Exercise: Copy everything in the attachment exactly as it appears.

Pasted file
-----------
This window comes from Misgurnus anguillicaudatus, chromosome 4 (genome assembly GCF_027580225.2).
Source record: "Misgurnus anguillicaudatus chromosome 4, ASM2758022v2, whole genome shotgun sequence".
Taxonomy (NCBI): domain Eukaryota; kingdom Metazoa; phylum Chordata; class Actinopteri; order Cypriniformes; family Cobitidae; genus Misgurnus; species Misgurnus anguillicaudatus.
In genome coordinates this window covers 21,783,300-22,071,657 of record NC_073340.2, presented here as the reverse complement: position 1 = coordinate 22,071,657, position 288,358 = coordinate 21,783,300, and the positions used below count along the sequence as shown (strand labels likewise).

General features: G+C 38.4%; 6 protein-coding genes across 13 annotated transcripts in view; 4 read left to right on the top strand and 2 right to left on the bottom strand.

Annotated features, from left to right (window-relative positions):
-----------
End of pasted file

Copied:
This window comes from Misgurnus anguillicaudatus, chromosome 4 (genome assembly GCF_027580225.2).
Source record: "Misgurnus anguillicaudatus chromosome 4, ASM2758022v2, whole genome shotgun sequence".
Taxonomy (NCBI): domain Eukaryota; kingdom Metazoa; phylum Chordata; class Actinopteri; order Cypriniformes; family Cobitidae; genus Misgurnus; species Misgurnus anguillicaudatus.
In genome coordinates this window covers 21,783,300-22,071,657 of record NC_073340.2, presented here as the reverse complement: position 1 = coordinate 22,071,657, position 288,358 = coordinate 21,783,300, and the positions used below count along the sequence as shown (strand labels likewise).

General features: G+C 38.4%; 6 protein-coding genes across 13 annotated transcripts in view; 4 read left to right on the top strand and 2 right to left on the bottom strand.

Annotated features, from left to right (window-relative positions):